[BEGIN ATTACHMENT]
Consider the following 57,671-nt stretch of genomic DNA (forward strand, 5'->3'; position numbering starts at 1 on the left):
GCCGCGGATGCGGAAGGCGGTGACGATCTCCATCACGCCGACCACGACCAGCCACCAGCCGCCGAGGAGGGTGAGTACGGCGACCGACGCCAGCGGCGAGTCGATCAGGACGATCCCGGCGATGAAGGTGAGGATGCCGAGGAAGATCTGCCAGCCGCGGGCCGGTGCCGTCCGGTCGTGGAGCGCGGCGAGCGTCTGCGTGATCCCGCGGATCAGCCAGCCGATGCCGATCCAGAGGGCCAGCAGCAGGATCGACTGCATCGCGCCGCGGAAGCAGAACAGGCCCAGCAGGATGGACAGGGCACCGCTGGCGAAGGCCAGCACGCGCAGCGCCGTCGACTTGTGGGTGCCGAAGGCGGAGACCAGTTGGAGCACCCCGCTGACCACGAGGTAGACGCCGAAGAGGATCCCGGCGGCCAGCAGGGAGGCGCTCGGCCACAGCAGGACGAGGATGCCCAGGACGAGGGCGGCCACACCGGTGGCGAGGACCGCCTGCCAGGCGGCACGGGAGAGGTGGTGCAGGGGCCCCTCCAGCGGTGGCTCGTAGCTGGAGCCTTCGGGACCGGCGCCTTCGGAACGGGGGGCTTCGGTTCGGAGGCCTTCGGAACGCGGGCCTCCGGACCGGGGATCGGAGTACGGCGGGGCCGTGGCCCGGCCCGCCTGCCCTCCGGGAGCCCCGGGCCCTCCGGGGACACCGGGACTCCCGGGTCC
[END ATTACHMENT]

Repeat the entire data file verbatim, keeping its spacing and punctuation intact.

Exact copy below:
Consider the following 57,671-nt stretch of genomic DNA (forward strand, 5'->3'; position numbering starts at 1 on the left):
GCCGCGGATGCGGAAGGCGGTGACGATCTCCATCACGCCGACCACGACCAGCCACCAGCCGCCGAGGAGGGTGAGTACGGCGACCGACGCCAGCGGCGAGTCGATCAGGACGATCCCGGCGATGAAGGTGAGGATGCCGAGGAAGATCTGCCAGCCGCGGGCCGGTGCCGTCCGGTCGTGGAGCGCGGCGAGCGTCTGCGTGATCCCGCGGATCAGCCAGCCGATGCCGATCCAGAGGGCCAGCAGCAGGATCGACTGCATCGCGCCGCGGAAGCAGAACAGGCCCAGCAGGATGGACAGGGCACCGCTGGCGAAGGCCAGCACGCGCAGCGCCGTCGACTTGTGGGTGCCGAAGGCGGAGACCAGTTGGAGCACCCCGCTGACCACGAGGTAGACGCCGAAGAGGATCCCGGCGGCCAGCAGGGAGGCGCTCGGCCACAGCAGGACGAGGATGCCCAGGACGAGGGCGGCCACACCGGTGGCGAGGACCGCCTGCCAGGCGGCACGGGAGAGGTGGTGCAGGGGCCCCTCCAGCGGTGGCTCGTAGCTGGAGCCTTCGGGACCGGCGCCTTCGGAACGGGGGGCTTCGGTTCGGAGGCCTTCGGAACGCGGGCCTCCGGACCGGGGATCGGAGTACGGCGGGGCCGTGGCCCGGCCCGCCTGCCCTCCGGGAGCCCCGGGCCCTCCGGGGACACCGGGACTCCCGGGTCC